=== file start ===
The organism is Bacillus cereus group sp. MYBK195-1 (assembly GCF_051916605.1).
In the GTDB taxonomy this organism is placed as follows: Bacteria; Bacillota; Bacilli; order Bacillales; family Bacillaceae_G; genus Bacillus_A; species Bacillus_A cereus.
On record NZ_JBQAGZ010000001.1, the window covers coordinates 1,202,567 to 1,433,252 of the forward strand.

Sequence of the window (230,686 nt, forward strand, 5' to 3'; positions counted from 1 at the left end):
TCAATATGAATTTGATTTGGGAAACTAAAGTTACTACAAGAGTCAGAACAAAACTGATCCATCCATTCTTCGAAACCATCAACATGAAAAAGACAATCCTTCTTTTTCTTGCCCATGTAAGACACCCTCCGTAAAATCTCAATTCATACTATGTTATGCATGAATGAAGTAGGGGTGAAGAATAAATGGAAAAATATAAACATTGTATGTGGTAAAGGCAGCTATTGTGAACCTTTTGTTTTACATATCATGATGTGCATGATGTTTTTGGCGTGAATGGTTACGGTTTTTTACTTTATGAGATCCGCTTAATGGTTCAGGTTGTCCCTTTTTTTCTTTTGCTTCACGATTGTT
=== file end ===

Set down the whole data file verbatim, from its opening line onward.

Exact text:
The organism is Bacillus cereus group sp. MYBK195-1 (assembly GCF_051916605.1).
In the GTDB taxonomy this organism is placed as follows: Bacteria; Bacillota; Bacilli; order Bacillales; family Bacillaceae_G; genus Bacillus_A; species Bacillus_A cereus.
On record NZ_JBQAGZ010000001.1, the window covers coordinates 1,202,567 to 1,433,252 of the forward strand.

Sequence of the window (230,686 nt, forward strand, 5' to 3'; positions counted from 1 at the left end):
TCAATATGAATTTGATTTGGGAAACTAAAGTTACTACAAGAGTCAGAACAAAACTGATCCATCCATTCTTCGAAACCATCAACATGAAAAAGACAATCCTTCTTTTTCTTGCCCATGTAAGACACCCTCCGTAAAATCTCAATTCATACTATGTTATGCATGAATGAAGTAGGGGTGAAGAATAAATGGAAAAATATAAACATTGTATGTGGTAAAGGCAGCTATTGTGAACCTTTTGTTTTACATATCATGATGTGCATGATGTTTTTGGCGTGAATGGTTACGGTTTTTTACTTTATGAGATCCGCTTAATGGTTCAGGTTGTCCCTTTTTTTCTTTTGCTTCACGATTGTT